As rivals map their exit strategies, BMW refuses to write off combustion engine cars
This week BMW hoped to celebrate the first of many flagship iX electric crossovers running off the assembly line in its refurbished Dingolfing plant in Bavaria.
The Tesla Model X rival that is expected to ship to customers at the end of this year is only BMW’s third battery-powered model in eight years, but it should put to bed any doubt that the automaker cannot compete with other popular zero-emission cars.
However, the German automaker ended up dodging a dreaded question about an end of production: namely, when it would build its final gasoline-burning car.
Unequivocally committing to a timeline can grab media headlines, send a signal to capital markets, and encourage suppliers to make investments. Other premium brands including Jaguar, Volvo Cars, and BMW’s domestic competitor Audi have already taken the step.
“An expiry date for combustion engine cars is not sensible in my view,” Milan Nedeljković, head of production for the BMW Group, told reporters on Friday.
He went on to describe the “enormous growth targets” the company had for its upcoming battery-electric vehicles now that it can offer more than just its slow-selling i3, a pint-size city car launched in 2013, and the more recent China-built iX3.
The iX xDrive50, which retails from €98,000 in Germany, should be able to drive over 600 kilometers on one charge in Europe and over 300 miles in the U.S., based on EPA testing. Thanks to two electric motors with a total output of 370 kilowatts, it can accelerate to 100 km per hour (62 mph) in under five seconds.
Yet BMW has emphasized its plug-in hybrids, which marry an internal combustion engine with a small lithium-ion battery, capable only of short trips before relying on gasoline again.
Nedeljković also refused to be drawn in on the various exit strategies of BMW’s competitors.
“It’s very difficult to predict how quickly demand for electrified vehicles increases and for combustion engine cars decreases, and as long as that’s not clear, not only is it risky to predict that date, it’s not even sensible,” he said.
Eye on the European Green Deal
Fewer questions are more hotly debated in the industry than the long-term future of cars with internal combustion engines, as much depends on how far governments will go to incentivize new technology. The higher price tag puts electric cars out of the reach of many buyers, and gaps in charging infrastructure discourages others.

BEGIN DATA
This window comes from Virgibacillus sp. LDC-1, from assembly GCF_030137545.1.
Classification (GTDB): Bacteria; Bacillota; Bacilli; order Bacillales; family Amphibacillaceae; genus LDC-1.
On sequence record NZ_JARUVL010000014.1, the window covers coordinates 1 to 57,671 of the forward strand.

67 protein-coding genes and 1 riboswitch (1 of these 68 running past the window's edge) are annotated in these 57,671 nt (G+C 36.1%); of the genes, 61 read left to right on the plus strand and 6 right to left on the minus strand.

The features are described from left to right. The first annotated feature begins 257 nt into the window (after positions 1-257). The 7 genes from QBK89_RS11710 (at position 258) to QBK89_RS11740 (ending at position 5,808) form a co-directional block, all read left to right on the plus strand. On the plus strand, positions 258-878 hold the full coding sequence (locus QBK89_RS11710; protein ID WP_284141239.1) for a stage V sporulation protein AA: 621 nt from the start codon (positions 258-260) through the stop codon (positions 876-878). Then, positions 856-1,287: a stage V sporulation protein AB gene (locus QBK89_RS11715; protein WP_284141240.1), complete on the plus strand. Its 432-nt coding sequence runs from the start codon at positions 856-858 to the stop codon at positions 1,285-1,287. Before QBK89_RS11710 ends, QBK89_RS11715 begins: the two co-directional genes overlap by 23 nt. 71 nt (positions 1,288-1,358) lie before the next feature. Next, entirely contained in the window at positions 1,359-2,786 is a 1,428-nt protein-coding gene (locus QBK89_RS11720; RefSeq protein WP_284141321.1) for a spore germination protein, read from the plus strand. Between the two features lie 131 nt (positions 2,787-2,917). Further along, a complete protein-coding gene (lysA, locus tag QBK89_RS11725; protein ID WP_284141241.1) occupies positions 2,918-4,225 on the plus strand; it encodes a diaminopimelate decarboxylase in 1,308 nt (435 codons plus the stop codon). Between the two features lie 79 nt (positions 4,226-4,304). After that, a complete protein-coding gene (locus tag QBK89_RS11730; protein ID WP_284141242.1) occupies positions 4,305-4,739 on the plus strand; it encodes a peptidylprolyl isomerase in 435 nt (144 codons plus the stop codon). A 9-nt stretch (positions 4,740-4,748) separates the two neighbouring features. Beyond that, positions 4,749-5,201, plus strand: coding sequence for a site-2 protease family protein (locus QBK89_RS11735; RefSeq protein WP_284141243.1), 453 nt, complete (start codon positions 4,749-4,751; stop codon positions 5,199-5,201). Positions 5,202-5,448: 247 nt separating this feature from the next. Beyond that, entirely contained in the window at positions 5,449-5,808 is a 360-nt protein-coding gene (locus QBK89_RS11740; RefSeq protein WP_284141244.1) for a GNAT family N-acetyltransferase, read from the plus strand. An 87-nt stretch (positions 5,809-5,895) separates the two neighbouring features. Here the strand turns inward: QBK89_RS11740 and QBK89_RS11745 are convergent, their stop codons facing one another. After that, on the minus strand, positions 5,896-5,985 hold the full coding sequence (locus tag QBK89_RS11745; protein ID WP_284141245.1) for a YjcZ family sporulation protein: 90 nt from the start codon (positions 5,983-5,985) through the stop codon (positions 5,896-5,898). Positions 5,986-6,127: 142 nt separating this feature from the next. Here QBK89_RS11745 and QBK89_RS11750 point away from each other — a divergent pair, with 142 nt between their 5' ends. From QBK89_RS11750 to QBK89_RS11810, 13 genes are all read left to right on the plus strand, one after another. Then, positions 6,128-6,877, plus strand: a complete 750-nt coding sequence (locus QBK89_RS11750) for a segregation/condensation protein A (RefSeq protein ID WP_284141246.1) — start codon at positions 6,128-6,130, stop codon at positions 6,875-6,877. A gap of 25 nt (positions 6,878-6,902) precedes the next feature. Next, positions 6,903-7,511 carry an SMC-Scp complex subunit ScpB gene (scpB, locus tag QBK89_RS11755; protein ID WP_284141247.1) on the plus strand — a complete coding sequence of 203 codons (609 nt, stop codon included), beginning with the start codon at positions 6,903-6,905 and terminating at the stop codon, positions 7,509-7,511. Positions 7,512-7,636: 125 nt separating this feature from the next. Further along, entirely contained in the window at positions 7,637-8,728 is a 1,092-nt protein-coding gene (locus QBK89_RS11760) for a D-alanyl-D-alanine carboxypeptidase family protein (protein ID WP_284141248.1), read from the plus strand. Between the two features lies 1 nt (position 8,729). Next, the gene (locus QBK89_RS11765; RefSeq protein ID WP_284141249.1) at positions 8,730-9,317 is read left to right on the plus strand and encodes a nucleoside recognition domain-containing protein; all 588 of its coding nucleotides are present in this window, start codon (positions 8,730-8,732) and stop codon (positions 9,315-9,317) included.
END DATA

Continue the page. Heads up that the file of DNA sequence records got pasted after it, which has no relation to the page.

On July 14, the European Commission is set to unveil what might very well be the world’s most comprehensive and ambitious climate legislation package for the EU, the third-largest light vehicle market after China and the United States.
The European Green Deal, which will affect every industry, is expected to include steep cuts in fleet emissions for new cars by 2030 that can only be reached by the wide-scale mass deployment of battery-powered electric models like the BMW iX.
This prompted Audi to declare late last month the final new gas-powered car it develops will launch in 2026, after which only electric models will debut. The last combustion engine car Audi builds will be built no later than 2033.
Sister brand Volkswagen likewise committed to an end date with a staggered phaseout starting with Europe in 2033 and gradually spreading to China and the U.S.
BMW has been reluctant, however, in part because of its lack of investment in a dedicated platform for battery-powered EVs that can fully utilize the benefits in terms of interior space and design. Only in March did the company present a concrete plan to prioritize battery-powered electric vehicles over those with combustion engines.
“As long as there is a demand for combustion engine cars, we will build them,” Nedeljković said.
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